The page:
Our ongoing Control of Blood Pressure and Risk Attenuation in rural Bangladesh, Pakistan, Sri Lanka (COBRA-BPS) study highlighted the magnitude of uncontrolled hypertension in rural Sri Lanka, with >50% having poorly controlled BP.6 Unhealthy lifestyles and obesity rates were high, and adherence to antihypertensive medications was poor despite universal access to healthcare in Sri Lanka.
We identified several barriers and facilitators to patient-centred access to hypertension management in a qualitative study in rural Bangladesh, Pakistan and Sri Lanka.8 9 Despite a quite well-functioning health system with universal coverage, we noticed many challenges to the effective management of uncontrolled hypertension, these persuaded us to implement a qualitative study specifically in Sri Lanka.
In this paper, we sought an in-depth evaluation of the data on patients’ perspectives on different dimensions of accessibility and availability of healthcare for the management of uncontrolled hypertension in Sri Lanka, with a focus on suggestions for improvement.
MATERIALS AND METHODS
The case study setting: Sri Lanka
Sri Lanka is a lower middle-income country with a population of 21.2 million, of which 81.5% is rural.10 In 2014, a study estimated that the prevalence of hypertension in all adults in Sri Lanka is 23.7%.11 Another study of 2986 adults between 35 and 64 years of age reported that of the known persons with hypertension, 19.5% were not on antihypertensive medication and only 32.1% were controlled.12 Recently, the findings from the baseline data of COBRA-BPS study showed that among those with treated hypertension, 56.5% (52.7, 60.1) has uncontrolled BP in rural areas in Sri Lanka.6
Both public and private sector provide preventive and curative healthcare in Sri Lanka covering western and traditional medicine. The government is mandated to provide health services at primary, secondary and tertiary levels of care funded by its tax revenue. Public sector facilities include a comprehensive network of government hospitals which provide services, free at the point of delivery for all citizens.13 Primary level institutions offer only general care, while secondary and tertiary levels offer both general and specialist services.
In 2012, Sri Lanka’s expenditure on health was around 3.2% of gross domestic product.10 However, the public sector faces challenges such as inadequate human resources and substantial differences in facilities between rural and urban areas. Public health midwives as the same community health workers in other countries play a vital role in delivering services at community and primary healthcare level in Sri Lanka. These health workers have mainly focused on maternal and child health, although recently their role has been expanded to include other public health issues.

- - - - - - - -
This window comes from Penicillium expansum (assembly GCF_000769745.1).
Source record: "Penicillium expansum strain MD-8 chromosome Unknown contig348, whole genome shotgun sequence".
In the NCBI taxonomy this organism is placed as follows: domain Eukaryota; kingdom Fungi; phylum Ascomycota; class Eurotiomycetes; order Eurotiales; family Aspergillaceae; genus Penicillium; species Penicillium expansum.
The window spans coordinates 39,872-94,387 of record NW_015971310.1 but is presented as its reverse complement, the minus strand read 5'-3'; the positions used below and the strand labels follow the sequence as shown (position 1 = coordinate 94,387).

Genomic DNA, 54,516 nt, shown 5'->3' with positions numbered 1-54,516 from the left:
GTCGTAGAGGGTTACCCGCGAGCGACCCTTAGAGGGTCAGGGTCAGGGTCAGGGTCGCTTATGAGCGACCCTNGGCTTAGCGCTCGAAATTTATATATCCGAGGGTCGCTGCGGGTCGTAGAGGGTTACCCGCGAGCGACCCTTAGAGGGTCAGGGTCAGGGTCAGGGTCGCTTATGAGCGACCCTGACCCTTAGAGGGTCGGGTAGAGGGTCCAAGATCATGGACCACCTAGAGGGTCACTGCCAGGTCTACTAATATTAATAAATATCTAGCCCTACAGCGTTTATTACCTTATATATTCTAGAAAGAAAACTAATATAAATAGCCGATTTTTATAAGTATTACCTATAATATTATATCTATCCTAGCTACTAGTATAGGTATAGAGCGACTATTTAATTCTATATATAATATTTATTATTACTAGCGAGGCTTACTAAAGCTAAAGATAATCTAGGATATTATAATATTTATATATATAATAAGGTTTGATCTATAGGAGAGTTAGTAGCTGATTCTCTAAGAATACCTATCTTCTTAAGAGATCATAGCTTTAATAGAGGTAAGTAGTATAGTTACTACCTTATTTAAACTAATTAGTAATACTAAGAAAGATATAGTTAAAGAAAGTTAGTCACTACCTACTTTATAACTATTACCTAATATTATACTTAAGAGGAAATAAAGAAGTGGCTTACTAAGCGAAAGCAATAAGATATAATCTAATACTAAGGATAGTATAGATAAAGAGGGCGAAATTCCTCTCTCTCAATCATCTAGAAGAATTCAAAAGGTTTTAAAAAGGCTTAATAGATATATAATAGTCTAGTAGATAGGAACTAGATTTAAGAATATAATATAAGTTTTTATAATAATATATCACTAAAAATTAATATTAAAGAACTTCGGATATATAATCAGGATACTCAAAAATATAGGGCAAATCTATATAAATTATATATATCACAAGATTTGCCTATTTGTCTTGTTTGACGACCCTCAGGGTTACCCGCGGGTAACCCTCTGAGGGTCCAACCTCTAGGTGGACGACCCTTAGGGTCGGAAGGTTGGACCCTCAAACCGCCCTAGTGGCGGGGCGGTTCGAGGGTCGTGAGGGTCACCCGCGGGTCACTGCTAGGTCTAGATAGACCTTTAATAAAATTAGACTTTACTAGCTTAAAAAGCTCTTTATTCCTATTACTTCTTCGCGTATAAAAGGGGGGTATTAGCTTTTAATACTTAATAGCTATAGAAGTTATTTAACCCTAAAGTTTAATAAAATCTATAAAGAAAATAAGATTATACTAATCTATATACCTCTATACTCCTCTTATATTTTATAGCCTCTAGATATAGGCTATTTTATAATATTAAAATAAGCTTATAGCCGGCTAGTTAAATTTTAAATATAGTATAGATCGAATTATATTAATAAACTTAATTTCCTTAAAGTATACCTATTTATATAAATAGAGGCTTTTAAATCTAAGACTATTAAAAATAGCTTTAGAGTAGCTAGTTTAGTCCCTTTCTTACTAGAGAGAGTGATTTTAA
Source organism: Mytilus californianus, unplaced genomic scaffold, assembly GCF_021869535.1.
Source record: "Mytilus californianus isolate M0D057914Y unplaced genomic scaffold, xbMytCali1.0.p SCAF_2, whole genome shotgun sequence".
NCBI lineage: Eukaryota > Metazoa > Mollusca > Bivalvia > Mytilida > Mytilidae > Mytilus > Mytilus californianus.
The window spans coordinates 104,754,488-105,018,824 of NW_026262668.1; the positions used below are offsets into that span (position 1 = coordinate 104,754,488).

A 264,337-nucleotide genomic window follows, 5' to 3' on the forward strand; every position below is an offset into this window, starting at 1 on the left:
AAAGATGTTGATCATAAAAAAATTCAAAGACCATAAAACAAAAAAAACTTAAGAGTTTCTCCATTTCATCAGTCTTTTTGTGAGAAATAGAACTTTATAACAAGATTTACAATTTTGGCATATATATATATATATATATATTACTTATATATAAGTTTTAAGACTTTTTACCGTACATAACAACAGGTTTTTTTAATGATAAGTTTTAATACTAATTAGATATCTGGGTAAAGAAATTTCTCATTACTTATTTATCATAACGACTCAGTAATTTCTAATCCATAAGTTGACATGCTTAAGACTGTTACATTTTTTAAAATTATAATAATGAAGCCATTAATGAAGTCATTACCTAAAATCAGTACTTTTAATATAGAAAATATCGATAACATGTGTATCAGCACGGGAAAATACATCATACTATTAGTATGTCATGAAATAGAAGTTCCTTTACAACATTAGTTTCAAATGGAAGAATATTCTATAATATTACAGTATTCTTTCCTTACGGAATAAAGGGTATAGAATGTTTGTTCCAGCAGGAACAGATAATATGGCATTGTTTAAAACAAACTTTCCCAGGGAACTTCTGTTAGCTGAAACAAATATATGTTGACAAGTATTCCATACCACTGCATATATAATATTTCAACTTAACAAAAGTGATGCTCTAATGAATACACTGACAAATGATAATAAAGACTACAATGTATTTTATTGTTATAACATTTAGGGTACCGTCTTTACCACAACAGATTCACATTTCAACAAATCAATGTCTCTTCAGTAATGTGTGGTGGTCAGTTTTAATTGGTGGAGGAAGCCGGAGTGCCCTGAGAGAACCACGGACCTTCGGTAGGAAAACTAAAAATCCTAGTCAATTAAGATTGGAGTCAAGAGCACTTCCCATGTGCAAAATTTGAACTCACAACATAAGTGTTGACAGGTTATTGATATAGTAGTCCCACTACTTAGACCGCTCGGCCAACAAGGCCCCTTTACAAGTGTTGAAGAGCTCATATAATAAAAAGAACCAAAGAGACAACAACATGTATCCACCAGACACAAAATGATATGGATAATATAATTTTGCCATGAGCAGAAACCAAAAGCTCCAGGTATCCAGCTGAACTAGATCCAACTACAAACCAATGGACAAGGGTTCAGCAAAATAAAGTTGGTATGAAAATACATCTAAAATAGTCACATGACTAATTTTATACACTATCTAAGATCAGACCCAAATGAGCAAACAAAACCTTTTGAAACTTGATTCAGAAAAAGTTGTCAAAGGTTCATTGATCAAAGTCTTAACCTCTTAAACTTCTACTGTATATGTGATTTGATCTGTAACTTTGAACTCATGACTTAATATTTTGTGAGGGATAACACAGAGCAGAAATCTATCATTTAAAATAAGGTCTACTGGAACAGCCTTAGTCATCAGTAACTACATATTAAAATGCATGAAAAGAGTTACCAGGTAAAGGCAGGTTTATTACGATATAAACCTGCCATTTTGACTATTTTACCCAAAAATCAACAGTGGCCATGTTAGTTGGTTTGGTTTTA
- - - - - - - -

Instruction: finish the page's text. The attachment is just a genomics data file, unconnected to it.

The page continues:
We aimed to conceptualise accessibility and availability of care services to control hypertension from the patient’s perspective using a mixed inductive and deductive approach and thematic analysis based on the principles of grounded theory. Our approach used elements from Levesque et al’s13 framework in this paper which positions access at the interface of health systems and populations. Access compasses both accessing services and the pathways that the patient goes through from identifying health requirements to fulfilling their needs for accessing services. Along these pathways, it is critical to recognise how patients seek services, how they reach them and how these services are available for use. This conceptual framework identifies factors that may impact access and focuses on either the health system–related institutions, organisations and providers or those present at the national level (eg, individual, household, community).
Study design and sampling
This qualitative study commenced within COBRA-BPS study that is conducted in the Puttalam district (population 0.7 million) in Sri Lanka. This study enrolled patients with uncontrolled hypertension who usually visit the same district clinic. The criteria for uncontrolled hypertension are either persistently elevated BP (systolic BP ≥140 mm Hg or diastolic BP ≥90 mm Hg) from each set of last two of three readings taken on two separate days; and/or currently maintained on antihypertensive medications. Based on similar studies in other countries, we expected to reach thematic saturation with 20 participants in Sri Lanka.9 Once we reached 20, we discussed among team members and concluded that we had rich data for the themes that had emerged from the analysis.9 More details regarding the COBRA-BPS trial design have been published previously.14